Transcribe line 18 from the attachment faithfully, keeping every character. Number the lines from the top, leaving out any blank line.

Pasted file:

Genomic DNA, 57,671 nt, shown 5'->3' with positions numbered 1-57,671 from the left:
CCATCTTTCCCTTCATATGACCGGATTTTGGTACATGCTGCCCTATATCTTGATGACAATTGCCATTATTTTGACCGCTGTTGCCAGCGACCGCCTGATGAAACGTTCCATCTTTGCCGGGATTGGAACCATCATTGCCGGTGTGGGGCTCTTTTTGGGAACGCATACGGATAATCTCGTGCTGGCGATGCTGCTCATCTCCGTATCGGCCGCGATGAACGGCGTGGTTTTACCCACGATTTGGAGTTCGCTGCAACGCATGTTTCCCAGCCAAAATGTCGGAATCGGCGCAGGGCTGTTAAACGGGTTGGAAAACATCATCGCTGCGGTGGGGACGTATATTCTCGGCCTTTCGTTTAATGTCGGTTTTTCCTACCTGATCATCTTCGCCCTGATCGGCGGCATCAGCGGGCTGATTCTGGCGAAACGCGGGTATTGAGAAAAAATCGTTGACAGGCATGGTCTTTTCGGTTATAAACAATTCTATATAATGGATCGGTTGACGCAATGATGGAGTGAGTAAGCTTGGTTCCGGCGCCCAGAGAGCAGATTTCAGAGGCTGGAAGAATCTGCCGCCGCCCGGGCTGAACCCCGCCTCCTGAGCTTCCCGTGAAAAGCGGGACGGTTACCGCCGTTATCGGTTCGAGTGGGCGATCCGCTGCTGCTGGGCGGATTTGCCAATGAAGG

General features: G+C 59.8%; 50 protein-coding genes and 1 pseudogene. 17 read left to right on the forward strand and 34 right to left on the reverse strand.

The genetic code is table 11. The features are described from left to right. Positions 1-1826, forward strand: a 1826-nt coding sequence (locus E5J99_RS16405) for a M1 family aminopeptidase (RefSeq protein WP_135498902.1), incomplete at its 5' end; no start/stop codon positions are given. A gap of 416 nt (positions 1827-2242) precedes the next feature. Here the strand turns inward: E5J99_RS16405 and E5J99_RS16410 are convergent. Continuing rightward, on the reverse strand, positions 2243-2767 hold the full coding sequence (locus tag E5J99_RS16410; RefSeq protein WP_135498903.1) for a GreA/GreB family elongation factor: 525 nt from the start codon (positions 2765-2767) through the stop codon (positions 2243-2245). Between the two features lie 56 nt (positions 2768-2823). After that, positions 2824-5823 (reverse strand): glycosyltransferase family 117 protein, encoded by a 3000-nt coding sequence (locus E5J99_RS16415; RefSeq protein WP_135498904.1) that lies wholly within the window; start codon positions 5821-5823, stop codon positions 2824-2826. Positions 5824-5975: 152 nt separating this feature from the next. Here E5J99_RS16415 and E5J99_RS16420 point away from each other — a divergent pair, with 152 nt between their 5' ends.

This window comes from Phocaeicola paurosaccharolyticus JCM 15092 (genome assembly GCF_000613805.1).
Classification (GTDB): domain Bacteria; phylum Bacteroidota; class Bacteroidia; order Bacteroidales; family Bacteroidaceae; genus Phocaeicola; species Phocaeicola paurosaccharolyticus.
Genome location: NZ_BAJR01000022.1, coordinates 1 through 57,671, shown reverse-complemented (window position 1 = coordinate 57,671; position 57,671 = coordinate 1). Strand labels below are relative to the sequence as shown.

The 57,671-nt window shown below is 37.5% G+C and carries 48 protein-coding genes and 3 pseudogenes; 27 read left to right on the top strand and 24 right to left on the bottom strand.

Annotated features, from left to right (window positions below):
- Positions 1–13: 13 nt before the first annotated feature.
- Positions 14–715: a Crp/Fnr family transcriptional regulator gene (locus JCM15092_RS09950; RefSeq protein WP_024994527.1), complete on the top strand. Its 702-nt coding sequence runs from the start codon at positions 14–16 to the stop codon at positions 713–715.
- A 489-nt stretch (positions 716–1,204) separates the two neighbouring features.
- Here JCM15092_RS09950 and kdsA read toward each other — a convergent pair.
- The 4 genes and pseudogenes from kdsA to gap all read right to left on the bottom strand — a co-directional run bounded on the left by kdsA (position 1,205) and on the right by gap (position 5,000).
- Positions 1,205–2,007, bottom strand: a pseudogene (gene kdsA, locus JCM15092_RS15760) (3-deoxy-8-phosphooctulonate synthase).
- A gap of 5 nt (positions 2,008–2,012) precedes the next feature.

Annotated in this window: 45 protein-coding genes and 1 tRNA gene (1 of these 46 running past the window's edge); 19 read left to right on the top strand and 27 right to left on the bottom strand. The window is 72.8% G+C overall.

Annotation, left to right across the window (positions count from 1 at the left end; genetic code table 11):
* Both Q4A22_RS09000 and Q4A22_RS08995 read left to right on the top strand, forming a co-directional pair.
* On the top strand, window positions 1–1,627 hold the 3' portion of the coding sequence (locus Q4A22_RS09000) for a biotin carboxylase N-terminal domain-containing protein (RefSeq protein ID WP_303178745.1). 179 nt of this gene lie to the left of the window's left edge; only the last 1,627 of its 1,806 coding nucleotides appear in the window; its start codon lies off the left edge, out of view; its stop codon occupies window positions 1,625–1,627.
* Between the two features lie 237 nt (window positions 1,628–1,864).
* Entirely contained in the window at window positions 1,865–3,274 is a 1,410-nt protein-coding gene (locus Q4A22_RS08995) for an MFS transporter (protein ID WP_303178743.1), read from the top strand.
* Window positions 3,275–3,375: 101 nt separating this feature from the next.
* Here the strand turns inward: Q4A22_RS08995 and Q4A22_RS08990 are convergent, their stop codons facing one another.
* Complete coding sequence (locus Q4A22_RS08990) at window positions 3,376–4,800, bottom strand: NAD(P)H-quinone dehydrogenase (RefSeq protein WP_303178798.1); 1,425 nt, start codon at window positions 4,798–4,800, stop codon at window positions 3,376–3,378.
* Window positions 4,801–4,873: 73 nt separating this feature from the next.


Annotation, left to right across the window (positions count from 1 at the left end; genetic code table 11):